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She hunts by smell and sight, and has wiped out roughly 52 billion people from the planet. She’s been dubbed humanity’s deadliest predator after killing nearly half of all human beings who have ever lived. She — being the female mosquito — annoys us, bites us and transmits a number of deadly pathogens. Until recently, the level of disruption and destruction the mosquito has caused humanity was unknown, but by viewing human history as a puzzle and taking pieces from a wide variety of academic fields, a Colorado Mesa University instructor has started a global conversation about mosquitos and their role in human history.

Timothy Winegard, PhD, is no stranger to the mosquito. The instructor of history has spent years studying the insect and its impact on human history. His years of research culminated in the recent release of the New York Times best-selling novel The Mosquito: A Human History of our Deadliest Predator. In it, he unveils the relationship between humans and mosquitos, and it’s as fascinating as it is terrifying.

In his book, Winegard explains how the fate of many wars were decided not by humans, but by a creature no bigger than a fingernail.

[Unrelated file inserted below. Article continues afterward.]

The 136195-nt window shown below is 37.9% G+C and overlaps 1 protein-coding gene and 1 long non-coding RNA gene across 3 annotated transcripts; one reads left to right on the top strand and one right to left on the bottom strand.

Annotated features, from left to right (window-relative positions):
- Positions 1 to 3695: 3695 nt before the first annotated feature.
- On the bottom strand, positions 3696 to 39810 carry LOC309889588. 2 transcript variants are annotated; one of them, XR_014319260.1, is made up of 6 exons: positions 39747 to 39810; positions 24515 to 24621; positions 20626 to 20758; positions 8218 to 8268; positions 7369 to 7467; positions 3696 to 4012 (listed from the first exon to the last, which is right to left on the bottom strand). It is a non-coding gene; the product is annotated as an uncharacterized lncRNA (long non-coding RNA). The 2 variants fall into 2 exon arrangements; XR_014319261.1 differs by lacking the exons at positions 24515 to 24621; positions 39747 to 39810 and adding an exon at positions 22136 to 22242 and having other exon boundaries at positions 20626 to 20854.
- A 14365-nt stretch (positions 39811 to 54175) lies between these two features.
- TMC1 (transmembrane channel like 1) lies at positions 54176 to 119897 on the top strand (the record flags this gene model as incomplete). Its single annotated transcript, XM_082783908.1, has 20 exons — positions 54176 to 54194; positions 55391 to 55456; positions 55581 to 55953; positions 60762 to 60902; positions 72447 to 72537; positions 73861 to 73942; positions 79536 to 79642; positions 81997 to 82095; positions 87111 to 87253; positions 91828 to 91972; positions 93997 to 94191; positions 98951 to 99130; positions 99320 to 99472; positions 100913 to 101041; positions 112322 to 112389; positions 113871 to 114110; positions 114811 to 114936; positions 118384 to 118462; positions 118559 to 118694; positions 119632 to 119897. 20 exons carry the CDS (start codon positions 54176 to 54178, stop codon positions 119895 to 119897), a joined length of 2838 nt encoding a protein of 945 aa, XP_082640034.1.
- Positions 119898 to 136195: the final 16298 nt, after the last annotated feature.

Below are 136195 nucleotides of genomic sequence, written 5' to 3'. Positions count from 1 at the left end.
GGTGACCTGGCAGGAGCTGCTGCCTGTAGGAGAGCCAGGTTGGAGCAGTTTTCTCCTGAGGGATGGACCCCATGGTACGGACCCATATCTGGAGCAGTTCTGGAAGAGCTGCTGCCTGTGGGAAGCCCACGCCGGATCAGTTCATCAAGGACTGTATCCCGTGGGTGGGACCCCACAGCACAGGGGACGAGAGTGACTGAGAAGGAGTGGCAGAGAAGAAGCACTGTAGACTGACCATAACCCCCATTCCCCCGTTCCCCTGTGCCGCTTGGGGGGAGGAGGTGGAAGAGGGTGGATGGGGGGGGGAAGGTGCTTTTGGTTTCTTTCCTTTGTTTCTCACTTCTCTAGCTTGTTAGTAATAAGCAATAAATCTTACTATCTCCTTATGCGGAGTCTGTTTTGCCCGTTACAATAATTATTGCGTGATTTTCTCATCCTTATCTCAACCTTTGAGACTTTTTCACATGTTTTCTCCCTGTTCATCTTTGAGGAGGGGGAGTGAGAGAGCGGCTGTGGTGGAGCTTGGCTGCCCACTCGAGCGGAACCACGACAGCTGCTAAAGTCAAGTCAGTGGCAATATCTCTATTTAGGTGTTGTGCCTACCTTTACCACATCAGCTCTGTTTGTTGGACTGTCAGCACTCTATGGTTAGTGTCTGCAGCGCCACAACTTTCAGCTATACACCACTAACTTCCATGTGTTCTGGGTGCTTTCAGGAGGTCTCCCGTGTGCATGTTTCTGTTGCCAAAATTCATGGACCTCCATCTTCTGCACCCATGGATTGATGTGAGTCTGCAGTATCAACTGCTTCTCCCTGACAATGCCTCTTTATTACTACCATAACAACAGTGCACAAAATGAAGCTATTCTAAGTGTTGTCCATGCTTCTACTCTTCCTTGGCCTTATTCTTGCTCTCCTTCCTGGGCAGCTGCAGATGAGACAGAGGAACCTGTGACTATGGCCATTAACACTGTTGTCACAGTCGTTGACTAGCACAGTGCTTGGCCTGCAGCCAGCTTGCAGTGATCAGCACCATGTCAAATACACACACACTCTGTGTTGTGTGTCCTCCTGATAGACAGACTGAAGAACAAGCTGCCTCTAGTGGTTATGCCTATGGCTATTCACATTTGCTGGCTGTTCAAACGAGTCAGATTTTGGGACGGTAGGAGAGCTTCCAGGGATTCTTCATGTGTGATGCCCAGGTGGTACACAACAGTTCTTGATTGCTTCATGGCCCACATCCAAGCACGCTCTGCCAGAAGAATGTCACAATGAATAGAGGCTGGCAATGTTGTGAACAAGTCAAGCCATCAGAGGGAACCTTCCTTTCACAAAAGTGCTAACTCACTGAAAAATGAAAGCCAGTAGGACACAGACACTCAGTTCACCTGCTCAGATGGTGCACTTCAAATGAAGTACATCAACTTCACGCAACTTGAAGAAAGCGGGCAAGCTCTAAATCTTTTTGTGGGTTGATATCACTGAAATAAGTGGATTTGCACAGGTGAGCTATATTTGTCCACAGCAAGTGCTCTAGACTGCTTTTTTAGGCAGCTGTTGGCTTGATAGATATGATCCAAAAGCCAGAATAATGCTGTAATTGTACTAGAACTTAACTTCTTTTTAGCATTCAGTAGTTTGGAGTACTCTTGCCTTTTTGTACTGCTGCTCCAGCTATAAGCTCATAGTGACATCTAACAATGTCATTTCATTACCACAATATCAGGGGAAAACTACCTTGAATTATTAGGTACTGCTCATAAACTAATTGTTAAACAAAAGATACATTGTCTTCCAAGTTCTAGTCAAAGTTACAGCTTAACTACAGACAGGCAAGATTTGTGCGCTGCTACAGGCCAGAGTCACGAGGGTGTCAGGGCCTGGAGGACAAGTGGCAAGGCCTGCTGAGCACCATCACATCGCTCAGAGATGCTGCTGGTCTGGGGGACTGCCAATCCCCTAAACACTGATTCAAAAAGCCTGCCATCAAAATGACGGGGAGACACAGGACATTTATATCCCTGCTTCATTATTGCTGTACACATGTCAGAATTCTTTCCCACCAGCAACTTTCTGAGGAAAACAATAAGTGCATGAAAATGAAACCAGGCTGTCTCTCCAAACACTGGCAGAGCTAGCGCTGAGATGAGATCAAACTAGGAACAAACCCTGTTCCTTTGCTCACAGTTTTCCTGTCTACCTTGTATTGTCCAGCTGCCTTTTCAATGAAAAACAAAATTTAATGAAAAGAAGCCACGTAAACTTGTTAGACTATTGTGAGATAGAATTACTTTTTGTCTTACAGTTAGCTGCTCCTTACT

“We think we get to make our own history and that’s not the case,” Winegard said. “She (female mosquito) was far more lethal than the minds of the most brilliant generals or man-made weapons.”

From the fall of Rome to the Vietnam War, losses and victories can be traced to whether or not soldiers were based in areas with large mosquito populations — populations that carried deadly diseases such as malaria and yellow fever and were capable of wiping out a large number of soldiers.

“Mosquitos by themselves are harmless, it’s the pathogens they transmit that cause the suffering,” said Winegard, which is an important distinction to remember.

The book has received an outpouring of praise and media attention, from National Public Radio to The Economist.

Winegard, a Canada native, first arrived at CMU in 2012 and is the head coach for the men’s hockey team.

“I always thought if I was going to be famous for anything it would be for playing hockey,” said Winegard. “As a Canadian that was kind of the boyhood dream, but I think it’s exciting and it’s extremely surreal to see my book on the New York Times’ best-seller list. I’m humbled to see my hard work and many years of research and writing payoff and come to fruition.”


Written by Kelsey Coleman